Bryan Chaffin and John Martellaro join host Kelly Guimont to chat about the Apple TV 4K as a gift and YouTube’s programming shifts.
YouTube is changing strategy and moving away from scripted programming and will refocus on advertising instead.
The iPad Pro will NEVER be a computer, do you hear me? Now excuse me while I type this CSF on my mechanical keyboard (forged in that girl’s tears) that will collapse my apartment building because of the vibration.
Sarcasm aside, the reason I like this iPad Pro review is because it’s from an artist, not a tech pundit. Ian Barnard covers the iPad Pro and the new Apple pencil. He doesn’t show off the art capabilities a whole lot, but he unboxes the devices and talks about them. Ultimately he likes the new model, and recommends upgrading to it, with the caveat that it might not be your cup of tea (British pun intended) and your wallet will have to decide.
Andrew shares his opinion of children’s content on YouTube.
What will it take to make online or app-based voting safe, secure, and reliable? Bryan Chaffin and Jeff Gamet are joined by John Kheit to discuss the future of voting. They also explore the idea of corporate platforms (i.e. private platforms) becoming so big that they become synonymous with the public square and subject to the First Amendment. Then Bryan goes off on a weird tangent about how cool Patrick Stewart’s new episode of Star Trek could be if Jean-Luc Picard was a broken and bitter man. Good times!
Bryan Chaffin argues that a streaming service without original content is no competition for Netflix, Amazon, or any of the other services.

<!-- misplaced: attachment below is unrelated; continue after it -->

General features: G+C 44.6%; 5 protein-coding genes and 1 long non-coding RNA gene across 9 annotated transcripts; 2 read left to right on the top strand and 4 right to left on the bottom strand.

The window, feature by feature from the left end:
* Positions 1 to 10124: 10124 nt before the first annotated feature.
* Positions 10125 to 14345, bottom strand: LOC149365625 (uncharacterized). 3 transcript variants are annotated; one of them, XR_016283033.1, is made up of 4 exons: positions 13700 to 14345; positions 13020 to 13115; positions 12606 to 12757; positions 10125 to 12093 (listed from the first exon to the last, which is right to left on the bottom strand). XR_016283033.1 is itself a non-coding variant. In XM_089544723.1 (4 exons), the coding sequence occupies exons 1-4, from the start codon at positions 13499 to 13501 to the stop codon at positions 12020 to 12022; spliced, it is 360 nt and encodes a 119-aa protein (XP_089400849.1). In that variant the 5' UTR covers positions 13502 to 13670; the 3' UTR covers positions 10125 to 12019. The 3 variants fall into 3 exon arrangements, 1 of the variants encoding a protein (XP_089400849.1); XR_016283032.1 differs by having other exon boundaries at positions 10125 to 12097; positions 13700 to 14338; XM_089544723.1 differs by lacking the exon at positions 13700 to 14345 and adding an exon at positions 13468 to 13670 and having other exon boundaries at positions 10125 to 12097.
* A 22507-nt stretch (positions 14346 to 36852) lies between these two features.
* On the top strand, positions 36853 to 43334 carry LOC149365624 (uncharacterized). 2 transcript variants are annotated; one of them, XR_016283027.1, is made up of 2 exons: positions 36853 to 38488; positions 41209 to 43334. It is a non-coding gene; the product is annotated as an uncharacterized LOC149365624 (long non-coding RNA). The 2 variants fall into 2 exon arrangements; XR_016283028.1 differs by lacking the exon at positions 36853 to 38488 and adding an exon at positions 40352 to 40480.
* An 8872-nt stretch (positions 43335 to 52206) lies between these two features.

Core77 discovered a YouTube video that shows how Lego bricks are made. It’s a fascinating behind-the-scenes look into the Lego production line. The design has remained consistent for over fifty years. This means backwards compatibility; you can connect a 2018 Lego brick with a 1990 brick just fine. Core77 took screenshots of the video and added their own humorous captions.
We’ve used our industrial expertise to caption some of the images, just so you laypeople can understand what you’re seeing: Technicians who attempt to eat the plastic paste are fired, under a stringent “three strikes” system. “These all look plenty sharp. It would be a pity if a parent stepped on one, but ultimately their fault for being barefoot.”
A science YouTuber who pulls science stunts, has apparently been secretly working for Apple. Specifically, a special projects group.
There’s an app called SongShift that lets you transfer Apple Music playlists to other services. Supported services include Apple Music, Deezer, Discogs, HypeMachine, LastFM, Napster, Pandora, Spotify, Tidal, and YouTube. You can “shift” complete playlists from one streaming service to another, and automatically keep all of your playlists synced with each other. I’ve heard some Apple customers say that when they unsubscribe from Apple Music, then re-subscribe later on, none of their playlists and content is saved. I’ve never unsubscribed yet so I haven’t run into this issue, but it sounds like SongShift can help in these cases. App Store: SongShift – Free